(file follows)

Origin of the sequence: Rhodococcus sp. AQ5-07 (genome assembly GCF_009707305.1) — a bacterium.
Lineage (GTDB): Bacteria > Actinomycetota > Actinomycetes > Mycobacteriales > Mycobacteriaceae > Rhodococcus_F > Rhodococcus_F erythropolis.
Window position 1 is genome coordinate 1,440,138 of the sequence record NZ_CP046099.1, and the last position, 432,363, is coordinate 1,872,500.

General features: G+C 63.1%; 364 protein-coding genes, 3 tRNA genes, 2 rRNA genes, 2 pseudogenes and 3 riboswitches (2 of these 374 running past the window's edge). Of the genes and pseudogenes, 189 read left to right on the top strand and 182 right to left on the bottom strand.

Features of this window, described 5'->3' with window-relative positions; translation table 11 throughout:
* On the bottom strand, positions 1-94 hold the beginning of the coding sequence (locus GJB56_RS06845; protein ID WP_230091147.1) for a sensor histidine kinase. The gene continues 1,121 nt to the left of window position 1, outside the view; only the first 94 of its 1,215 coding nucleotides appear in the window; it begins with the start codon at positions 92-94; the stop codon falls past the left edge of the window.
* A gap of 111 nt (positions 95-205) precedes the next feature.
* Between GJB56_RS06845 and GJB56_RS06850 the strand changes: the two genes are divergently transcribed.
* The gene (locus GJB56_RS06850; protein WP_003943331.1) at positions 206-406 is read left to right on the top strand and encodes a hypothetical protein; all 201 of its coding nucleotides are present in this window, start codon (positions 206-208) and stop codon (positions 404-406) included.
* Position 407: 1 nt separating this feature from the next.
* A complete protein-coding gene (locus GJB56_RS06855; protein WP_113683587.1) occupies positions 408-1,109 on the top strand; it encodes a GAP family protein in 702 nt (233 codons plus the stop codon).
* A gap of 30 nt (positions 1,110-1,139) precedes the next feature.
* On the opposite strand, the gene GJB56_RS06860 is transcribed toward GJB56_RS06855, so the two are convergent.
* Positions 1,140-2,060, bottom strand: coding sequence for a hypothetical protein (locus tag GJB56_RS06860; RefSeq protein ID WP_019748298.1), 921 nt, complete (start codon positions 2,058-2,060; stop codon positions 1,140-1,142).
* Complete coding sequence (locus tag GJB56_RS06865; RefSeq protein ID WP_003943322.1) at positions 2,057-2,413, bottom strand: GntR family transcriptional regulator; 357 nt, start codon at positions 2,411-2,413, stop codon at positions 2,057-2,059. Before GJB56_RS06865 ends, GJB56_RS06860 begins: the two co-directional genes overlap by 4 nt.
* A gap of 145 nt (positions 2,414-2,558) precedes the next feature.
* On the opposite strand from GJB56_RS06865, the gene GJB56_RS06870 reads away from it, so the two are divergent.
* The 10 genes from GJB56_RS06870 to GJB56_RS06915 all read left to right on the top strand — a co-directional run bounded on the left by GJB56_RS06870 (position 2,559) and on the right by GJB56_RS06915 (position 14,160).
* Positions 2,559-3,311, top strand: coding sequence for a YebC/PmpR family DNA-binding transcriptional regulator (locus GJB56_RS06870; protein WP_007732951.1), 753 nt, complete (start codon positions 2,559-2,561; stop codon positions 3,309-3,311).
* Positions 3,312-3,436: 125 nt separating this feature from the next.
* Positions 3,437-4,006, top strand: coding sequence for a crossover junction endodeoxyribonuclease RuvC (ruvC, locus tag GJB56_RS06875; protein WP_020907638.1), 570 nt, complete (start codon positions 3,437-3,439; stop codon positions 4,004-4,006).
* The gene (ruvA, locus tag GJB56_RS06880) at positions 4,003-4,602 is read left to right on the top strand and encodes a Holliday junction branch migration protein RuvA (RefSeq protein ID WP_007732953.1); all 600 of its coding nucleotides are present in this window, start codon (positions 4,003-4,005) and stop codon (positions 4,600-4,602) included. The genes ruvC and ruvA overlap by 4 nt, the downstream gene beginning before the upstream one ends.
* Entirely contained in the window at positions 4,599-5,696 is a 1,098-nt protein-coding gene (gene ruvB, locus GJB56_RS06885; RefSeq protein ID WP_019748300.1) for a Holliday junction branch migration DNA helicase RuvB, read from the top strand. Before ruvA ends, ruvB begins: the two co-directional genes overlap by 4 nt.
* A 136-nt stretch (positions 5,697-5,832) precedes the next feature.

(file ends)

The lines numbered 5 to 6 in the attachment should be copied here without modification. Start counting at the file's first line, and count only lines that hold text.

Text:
Features of this window, described 5'->3' with window-relative positions; translation table 11 throughout:
* On the bottom strand, positions 1-94 hold the beginning of the coding sequence (locus GJB56_RS06845; protein ID WP_230091147.1) for a sensor histidine kinase. The gene continues 1,121 nt to the left of window position 1, outside the view; only the first 94 of its 1,215 coding nucleotides appear in the window; it begins with the start codon at positions 92-94; the stop codon falls past the left edge of the window.